The glorious unburdening of less

October 8, 2014

Editing can be a painful process. You must kill your darlings, taking funny point of dialogue, cool action moves, and even entire scenes and cutting them. It hurts to leave behind something that could have been great, were it not holding your story back.

But that’s for the larger edits. For the smaller edits, the copy edits—those are actually sort of fun. Really! Taking a sentence and cutting it down to its essence, carving out an extra “then” or an errant “the”, paring down the descriptive text and streamlining the dialogue until it sparkles is actually sort of fun.

It’s strange. Editing isn’t supposed to be the fun part, and compared to writing, it’s not. But taking this thing you’ve created and uncovering its hidden potential amid the extra words is wonderful. It’s like a burden is lifted off the text, and you as well.

It’s not that editing is fun. It’s tedious and draining. But the result is something else. It may be hard, but the result is worth it. Cut away the dross, and the story below can shine. That’s when you find out how good your story really is.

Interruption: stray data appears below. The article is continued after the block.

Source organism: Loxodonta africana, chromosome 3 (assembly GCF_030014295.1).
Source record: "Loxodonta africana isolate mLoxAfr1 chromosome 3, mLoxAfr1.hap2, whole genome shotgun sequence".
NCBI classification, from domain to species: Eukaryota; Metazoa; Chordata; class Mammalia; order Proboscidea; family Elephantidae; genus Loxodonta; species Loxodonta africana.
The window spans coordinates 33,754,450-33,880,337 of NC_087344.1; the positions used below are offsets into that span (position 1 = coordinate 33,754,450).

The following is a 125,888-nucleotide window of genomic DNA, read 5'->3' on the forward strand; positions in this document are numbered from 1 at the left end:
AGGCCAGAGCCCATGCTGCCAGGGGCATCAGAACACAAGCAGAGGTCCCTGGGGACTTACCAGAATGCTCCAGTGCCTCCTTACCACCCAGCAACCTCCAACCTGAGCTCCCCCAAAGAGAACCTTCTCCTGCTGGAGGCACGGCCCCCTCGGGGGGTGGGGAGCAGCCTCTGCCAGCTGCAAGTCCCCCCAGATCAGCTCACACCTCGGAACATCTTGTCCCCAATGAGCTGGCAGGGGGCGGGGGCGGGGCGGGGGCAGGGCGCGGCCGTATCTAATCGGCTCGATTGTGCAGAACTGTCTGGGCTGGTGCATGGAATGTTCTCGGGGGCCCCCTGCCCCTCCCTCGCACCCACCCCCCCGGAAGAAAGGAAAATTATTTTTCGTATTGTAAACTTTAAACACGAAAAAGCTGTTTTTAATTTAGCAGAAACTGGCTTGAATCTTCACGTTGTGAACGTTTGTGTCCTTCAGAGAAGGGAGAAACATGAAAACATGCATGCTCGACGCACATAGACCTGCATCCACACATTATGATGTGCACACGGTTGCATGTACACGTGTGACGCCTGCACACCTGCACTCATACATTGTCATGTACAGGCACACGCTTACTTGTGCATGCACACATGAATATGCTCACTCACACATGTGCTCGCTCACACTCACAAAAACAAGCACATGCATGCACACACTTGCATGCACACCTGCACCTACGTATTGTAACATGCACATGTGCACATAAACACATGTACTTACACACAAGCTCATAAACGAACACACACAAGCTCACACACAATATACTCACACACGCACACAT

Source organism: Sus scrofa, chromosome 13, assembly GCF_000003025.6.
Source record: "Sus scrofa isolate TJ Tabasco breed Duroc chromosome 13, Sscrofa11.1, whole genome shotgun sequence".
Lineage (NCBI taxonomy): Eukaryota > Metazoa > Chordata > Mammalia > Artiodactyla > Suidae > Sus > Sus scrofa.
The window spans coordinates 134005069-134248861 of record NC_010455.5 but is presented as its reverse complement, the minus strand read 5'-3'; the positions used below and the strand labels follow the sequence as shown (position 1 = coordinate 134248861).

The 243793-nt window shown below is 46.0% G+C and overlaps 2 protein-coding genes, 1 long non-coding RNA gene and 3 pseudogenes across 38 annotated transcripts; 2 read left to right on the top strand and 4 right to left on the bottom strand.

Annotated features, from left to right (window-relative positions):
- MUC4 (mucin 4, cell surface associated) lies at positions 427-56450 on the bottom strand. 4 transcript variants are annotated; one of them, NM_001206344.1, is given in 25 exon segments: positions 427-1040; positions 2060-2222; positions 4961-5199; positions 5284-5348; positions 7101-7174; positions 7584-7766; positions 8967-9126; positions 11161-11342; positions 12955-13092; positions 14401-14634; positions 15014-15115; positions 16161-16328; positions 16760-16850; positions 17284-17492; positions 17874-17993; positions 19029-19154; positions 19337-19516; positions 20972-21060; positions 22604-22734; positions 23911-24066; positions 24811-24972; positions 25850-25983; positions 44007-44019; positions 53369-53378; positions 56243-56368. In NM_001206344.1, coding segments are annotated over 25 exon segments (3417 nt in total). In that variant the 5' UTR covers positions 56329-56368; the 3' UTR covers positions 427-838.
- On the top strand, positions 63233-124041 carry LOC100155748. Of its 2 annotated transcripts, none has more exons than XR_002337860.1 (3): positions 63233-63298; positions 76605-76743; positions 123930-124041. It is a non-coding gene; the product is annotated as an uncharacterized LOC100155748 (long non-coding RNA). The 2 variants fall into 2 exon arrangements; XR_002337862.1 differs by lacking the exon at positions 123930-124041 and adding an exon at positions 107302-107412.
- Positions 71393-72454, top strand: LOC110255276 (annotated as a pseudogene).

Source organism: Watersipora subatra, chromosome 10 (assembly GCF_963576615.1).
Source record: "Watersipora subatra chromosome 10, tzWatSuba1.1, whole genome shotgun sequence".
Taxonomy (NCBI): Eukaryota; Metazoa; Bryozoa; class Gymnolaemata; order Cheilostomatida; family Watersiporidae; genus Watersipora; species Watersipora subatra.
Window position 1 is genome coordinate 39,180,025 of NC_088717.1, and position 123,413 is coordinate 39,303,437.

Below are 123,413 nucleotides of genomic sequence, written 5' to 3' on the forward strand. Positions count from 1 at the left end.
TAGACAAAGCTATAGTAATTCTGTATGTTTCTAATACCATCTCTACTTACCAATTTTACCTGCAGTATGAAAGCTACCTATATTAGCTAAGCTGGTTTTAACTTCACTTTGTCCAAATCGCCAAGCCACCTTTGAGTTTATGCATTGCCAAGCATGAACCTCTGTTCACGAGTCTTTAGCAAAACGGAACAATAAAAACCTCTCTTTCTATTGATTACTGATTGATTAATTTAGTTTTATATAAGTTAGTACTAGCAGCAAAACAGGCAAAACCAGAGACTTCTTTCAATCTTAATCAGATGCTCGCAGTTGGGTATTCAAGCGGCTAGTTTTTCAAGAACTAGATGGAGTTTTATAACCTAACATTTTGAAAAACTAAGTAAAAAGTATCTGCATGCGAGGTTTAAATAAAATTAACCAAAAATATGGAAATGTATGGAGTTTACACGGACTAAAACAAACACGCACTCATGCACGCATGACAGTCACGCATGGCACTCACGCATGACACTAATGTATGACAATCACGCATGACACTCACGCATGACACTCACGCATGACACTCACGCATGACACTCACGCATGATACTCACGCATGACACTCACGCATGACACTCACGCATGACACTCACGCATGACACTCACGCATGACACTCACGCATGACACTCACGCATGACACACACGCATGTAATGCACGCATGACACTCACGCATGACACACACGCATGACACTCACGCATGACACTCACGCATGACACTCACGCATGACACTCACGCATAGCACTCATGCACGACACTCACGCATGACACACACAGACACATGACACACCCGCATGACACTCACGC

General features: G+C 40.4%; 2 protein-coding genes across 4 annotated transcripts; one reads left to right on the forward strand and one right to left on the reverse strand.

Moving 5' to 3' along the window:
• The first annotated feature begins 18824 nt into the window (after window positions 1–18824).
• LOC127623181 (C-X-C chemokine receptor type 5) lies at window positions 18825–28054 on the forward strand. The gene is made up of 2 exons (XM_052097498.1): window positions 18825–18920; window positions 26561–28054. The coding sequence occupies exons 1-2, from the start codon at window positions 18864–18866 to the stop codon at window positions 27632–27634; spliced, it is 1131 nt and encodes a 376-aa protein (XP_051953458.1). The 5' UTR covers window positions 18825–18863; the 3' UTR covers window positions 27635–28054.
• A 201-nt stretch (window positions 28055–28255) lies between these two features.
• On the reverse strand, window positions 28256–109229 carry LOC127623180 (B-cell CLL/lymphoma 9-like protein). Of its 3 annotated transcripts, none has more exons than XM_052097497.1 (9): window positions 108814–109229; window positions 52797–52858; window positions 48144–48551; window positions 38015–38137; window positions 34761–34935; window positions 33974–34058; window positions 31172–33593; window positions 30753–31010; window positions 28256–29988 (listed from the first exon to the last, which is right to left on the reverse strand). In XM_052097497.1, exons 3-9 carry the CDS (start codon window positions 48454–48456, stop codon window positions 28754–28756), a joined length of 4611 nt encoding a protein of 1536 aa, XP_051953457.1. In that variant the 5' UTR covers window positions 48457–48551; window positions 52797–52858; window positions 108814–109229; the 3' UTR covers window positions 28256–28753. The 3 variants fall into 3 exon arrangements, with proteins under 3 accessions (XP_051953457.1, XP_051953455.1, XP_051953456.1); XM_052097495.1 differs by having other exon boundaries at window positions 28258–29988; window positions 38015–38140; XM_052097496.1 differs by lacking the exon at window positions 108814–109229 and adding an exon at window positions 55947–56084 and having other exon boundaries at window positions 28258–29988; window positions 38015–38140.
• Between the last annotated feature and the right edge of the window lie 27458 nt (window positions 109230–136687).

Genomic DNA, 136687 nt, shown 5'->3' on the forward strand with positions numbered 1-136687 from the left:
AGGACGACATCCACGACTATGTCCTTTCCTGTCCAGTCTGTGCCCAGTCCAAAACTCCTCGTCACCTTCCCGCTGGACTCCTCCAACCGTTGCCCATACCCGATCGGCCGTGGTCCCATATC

As always, thank you for using my Amazon Affiliate link (info).

By Stephen W. Gee

Author of Wage Slave Rebellion, Freelance Heroics, and about two good blog posts out of a hundred.


  1. Reply


    I know that some novels have extra scenes that aren’t really central to the plot in extra volumes.

    I understand that it’s not really possible to do unless the scenes are chapter-length, and are interesting instead of pointless.

    But then, sometimes I read extra stuff that have been placed at the end of the book, removed to preserve the flow of the story, but are pretty entertaining nonetheless.

    So I suppose there’s different ways of going about editing, and it depends on the sort of content being cut out, huh?

    1. Reply


      It’s a delicate balancing act. Some things need to be cut because they detract from the flow, but I consciously left some things in that did detract from the flow if they added something worth that interruption … extra detail about the world, the characters, etc. Plus, some stories thrive off that ancillary information more than others do, or even on just having a dash of style that makes reading it more fun.

      But generally, less is better. That’s one of those old sayings that’s true, but hard to make work until you have the experience.

  2. Reply


    Since you can get past the hard choices to the final process, you are already 100% more of a writer than I can be! 😀

    1. Reply


      I’ll accept being a better writer than you are right now. Can be, though? Forever is a long time. You just have to dare yourself to challenge me.

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